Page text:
is useful for changing the composition of the polychromatic x-ray beam
by increasing the ratio of x-rays that are useful for imaging to x-rays
that only increase the patient’s radiation dose. This process is known
as beam hardening. By filtering out very
low energy radiation and by allowing high-energy x-rays to pass
through, a higher proportion of the beam is capable of penetrating the
patient, and carrying diagnostically useful information to the film or
detector (4).
High-energy diagnostic x-rays are usually favored
because the patient absorbs less radiation; however, such x-rays
generate significant scattered radiation, resulting in foggy images and
diminished tissue contrast on radiographs. X-rays interacting with
tissues bounce off the atoms in the tissue and are deflected from their
straight path, giving rise to the scattered radiation. To control
scatter and to improve image quality, radiographic grids are used. The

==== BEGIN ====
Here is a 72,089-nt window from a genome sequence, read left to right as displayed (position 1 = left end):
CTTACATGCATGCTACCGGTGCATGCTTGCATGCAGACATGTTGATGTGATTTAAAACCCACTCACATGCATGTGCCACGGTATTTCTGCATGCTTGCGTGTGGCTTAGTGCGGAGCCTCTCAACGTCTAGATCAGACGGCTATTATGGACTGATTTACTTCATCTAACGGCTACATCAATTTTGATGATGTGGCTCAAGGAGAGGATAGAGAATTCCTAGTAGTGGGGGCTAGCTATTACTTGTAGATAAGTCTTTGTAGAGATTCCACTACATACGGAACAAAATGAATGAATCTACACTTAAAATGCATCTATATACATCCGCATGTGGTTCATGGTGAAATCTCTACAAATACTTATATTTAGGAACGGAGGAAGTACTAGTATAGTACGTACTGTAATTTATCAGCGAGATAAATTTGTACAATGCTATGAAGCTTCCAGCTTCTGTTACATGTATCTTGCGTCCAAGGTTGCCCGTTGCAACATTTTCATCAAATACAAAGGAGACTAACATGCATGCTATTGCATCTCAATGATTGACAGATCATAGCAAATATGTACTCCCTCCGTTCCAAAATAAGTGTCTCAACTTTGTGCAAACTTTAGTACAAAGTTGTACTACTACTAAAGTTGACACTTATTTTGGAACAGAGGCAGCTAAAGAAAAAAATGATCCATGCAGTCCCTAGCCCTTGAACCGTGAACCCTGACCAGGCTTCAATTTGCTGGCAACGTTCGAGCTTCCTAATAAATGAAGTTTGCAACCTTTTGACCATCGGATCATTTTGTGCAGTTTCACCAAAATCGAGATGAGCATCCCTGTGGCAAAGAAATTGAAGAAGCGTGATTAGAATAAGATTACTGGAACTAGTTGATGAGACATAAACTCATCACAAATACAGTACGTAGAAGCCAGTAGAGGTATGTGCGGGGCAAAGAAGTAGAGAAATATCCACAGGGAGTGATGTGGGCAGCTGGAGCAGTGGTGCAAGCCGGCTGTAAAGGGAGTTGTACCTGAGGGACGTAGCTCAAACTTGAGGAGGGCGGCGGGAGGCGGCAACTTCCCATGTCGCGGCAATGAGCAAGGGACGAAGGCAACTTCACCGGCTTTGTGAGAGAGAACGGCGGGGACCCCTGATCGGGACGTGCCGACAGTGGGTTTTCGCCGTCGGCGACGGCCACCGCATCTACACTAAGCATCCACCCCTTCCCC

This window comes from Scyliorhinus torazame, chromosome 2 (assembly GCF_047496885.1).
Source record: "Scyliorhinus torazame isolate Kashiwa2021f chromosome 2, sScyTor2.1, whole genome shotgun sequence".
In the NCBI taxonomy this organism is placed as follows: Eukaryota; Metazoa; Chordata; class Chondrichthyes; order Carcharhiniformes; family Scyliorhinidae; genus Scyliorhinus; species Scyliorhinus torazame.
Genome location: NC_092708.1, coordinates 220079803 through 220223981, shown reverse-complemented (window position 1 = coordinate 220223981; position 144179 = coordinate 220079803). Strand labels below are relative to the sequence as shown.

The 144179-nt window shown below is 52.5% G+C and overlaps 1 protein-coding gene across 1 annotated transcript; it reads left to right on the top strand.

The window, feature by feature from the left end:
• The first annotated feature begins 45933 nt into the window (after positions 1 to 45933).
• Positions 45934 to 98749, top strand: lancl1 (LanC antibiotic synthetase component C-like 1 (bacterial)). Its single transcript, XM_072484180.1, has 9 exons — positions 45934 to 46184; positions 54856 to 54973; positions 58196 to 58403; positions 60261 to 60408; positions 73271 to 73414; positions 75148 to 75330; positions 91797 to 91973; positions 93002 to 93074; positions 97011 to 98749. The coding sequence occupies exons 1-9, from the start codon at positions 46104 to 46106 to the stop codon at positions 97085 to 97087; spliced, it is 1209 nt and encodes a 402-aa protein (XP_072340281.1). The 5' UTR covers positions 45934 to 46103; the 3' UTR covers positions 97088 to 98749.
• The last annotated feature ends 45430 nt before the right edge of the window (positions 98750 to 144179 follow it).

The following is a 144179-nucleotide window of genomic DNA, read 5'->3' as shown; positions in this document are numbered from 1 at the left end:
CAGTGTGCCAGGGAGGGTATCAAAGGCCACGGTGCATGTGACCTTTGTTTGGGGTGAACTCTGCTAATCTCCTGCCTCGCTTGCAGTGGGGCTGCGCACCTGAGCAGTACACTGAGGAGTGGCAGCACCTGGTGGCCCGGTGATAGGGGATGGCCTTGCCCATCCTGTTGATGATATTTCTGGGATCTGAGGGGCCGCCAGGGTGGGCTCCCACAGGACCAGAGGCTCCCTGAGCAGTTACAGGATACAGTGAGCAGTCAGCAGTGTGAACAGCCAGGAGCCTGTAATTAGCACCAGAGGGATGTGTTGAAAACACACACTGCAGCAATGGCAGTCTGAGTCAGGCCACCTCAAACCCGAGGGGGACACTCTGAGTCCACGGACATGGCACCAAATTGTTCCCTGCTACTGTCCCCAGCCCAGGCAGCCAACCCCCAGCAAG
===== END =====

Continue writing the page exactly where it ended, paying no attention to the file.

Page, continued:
grid is the most common method for controlling scatter in medical
radiography. Grids consist of thin lead strips separated by
x-ray–transparent spacers (Fig. 3.4) (5).
The amount of scatter is directly proportional to the thickness of the
body part, and also to the field size, (i.e., the area exposed).
Thicker body parts produce more scatter than thinner parts. Larger
field sizes also result in scatter and poorer tissue contrast on
images. Thin body parts such as hands, feet, and cervical spine produce
little scattered radiation and can be radiographed without a grid.
Limiting the field size to the area of interest achieves two important
objectives: it reduces scatter and it limits the radiation to the body
part of clinical interest (Fig. 3.5).
The grid is positioned between the patient and the image
receptor. X-rays traveling in a straight line carry useful information
and, for the most part, pass through the transparent spacers in the